4. I am fortunate enough to have generous friends who keep a couple of dairy goats, so I was able to make fresh goat cheese. Which incidentally tastes great with my homemade bread. I also made butter in my son’s preschool class -the kids loved it and we ate it on top of fresh-baked biscuits afterwards.

  5. I started making yogurt this month and have made it weekly-it’s wonderful! We will be making monzarella this weekend. (not very extensive but hope it counts). I am loving your Urban Farm Handbook!

  6. Thanks for providing inspiration with the challenges. I heard about this blog through another garden blogger and I think these kinds of challenges are a great way to spread the word and share some ideas.

  7. Our new addition this month was a farmhouse cheddar. I think everything went OK (waiting the two months to try it out). One question I had was about a natural way to wax the cheese. I didn’t feel comfortable about the colored cheese wax and contemplated using beeswax. Any thoughts on a good way to age cheddar? Thanks again for your generous giveaways!

  8. Here’s hoping for Ricki’s book. This one is a tough nut to crack!

    • Annette Cottrell

      Grace you won Christina’s mozzarella kit! email me at annette no space cottrell at yahoo to collect! Hopefully the milk won’t scorch this time… :)

  9. I live in Texas and as in other parts of the USA spring has sprung early and I have spent an enormous amount of time in my garden getting my early summer veggies planted. However, I did get a chance to make Lemon Cheese with chives and my family loved it. I will definitly make it again. I want to try mozarella and/or yogurt next. I’m very lucky to live and work near a small family-owned dairy farm that sells fresh raw milk. The challenge inspired me to try this challenge. I have read your book and many of your blog posts and links. I have found them all interesting. Thanks for sharing, teaching and challenging so many of us who want to learn more.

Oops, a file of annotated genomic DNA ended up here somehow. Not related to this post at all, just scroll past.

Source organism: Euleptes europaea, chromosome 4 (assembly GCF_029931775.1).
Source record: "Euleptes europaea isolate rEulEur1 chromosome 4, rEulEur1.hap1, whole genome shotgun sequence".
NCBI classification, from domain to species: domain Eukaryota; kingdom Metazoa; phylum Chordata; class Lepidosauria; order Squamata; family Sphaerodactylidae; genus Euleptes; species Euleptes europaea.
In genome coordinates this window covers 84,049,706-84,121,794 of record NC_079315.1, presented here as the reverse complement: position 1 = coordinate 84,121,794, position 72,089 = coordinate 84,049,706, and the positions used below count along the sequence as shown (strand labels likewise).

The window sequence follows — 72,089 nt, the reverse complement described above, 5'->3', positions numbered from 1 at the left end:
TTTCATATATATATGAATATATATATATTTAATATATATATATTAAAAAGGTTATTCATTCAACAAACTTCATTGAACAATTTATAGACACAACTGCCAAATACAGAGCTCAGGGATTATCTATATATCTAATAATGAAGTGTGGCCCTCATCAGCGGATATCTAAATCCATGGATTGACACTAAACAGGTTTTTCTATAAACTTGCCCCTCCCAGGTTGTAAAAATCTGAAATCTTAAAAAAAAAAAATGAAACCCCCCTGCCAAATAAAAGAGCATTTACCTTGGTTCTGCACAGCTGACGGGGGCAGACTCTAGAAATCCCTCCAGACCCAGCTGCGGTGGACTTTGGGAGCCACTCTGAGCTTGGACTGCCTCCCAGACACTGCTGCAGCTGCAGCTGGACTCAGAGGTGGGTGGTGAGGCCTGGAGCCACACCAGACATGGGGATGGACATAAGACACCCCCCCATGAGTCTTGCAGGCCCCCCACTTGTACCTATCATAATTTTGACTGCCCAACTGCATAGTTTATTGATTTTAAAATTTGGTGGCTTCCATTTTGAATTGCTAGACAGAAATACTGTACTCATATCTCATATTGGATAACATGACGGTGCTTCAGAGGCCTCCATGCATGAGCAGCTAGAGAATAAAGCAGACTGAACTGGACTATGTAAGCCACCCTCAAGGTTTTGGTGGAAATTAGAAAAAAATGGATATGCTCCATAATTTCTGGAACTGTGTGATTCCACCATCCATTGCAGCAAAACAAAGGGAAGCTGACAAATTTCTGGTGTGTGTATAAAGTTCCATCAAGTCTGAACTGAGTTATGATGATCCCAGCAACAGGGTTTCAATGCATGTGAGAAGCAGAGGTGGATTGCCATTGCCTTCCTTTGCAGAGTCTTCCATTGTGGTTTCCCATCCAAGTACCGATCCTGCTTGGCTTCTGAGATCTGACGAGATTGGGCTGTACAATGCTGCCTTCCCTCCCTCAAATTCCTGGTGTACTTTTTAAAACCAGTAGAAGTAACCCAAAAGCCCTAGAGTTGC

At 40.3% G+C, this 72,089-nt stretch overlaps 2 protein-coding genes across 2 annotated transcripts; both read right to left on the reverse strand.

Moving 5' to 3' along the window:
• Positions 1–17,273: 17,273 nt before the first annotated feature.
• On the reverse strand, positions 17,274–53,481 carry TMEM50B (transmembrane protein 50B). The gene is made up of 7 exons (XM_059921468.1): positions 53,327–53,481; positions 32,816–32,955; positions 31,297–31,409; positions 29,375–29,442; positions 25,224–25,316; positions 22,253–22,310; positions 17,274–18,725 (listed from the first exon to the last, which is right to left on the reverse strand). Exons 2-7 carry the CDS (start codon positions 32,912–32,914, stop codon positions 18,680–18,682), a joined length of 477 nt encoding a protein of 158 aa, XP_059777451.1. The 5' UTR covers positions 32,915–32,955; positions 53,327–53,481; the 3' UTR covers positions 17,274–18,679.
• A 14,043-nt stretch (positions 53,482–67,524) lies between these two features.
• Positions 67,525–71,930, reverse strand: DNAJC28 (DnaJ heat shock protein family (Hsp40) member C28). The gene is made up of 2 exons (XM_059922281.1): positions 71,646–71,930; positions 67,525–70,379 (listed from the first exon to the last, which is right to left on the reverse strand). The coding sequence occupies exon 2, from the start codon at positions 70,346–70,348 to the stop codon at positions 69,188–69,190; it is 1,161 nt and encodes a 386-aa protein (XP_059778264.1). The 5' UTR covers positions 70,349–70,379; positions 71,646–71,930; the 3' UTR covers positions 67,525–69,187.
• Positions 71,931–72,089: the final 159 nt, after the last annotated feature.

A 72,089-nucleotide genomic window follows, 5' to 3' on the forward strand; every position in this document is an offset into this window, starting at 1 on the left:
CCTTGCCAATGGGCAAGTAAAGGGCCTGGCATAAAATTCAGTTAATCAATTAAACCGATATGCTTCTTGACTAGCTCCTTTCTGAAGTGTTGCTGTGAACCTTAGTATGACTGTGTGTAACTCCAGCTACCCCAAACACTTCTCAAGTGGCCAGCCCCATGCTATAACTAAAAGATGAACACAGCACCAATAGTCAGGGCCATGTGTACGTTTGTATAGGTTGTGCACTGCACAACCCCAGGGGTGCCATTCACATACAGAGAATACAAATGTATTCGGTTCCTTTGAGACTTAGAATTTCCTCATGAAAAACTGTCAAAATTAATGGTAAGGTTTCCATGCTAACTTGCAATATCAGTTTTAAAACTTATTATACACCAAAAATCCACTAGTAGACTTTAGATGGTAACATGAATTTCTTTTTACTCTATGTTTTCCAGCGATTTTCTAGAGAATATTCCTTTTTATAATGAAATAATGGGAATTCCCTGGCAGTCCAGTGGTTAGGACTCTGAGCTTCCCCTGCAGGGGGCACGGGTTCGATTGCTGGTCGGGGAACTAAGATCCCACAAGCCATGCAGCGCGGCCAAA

• Annette Cottrell

      Mary you won the buttermilk culture! email me at annette no space cottrell at yahoo to collect!

      • I just figured out that I won. I didn’t know to come back and check for your comments. Duh! I’m really excited. I will email you and see if I am still eligible to collect. I’ve been quite busy in the garden this month. I have corn almost knee high and am collecting summer squash…..We seem to be about 2-3 weeks ahead of schedule.

  10. I added a link above. Thanks so much- had a great time!

  11. A coworker gave us the yogurt maker he would otherwise have donated to Goodwill & we’ve been making yogurt with it since January. My starter is Trader Joe’s organic European style yogurt! We eat it daily for breakfast, but I especially like it strained & thickened as a base for dill dip for veggies.

  12. I never got around to making the mozzarella, but the lemon cheese, and the cream cheese i made were wonderful. The cream cheese was much better than the stuff you buy at the store. We don’t really eat that much cheese though, or many dairy products at all really. I have some yogurt going now. I need to make a cheesecake with the rest of the cream cheese, since we cant possible go through it fast enough as is. Making cheese was fun. It was something i had been meaning to try to see if i could do it, and now i know i can. YAY!

  13. I thought for sure making cheese was going to be a disaster. I was pleasantly surprised with my lemon cheese experience. I used truffle salt for an amazing flavor. The recipe was brilliant. I used it to stuff dates, and my favorite local Italian trattoria made it into Linguine al Limone e Tartufo Formaggio for me.
    I will link my blog “She Paused 4 Thought” above.

  14. I loved making cheese! I made the Lemon cheese which was great and mozzarella which tasted good but was less successful. Loving this challenge!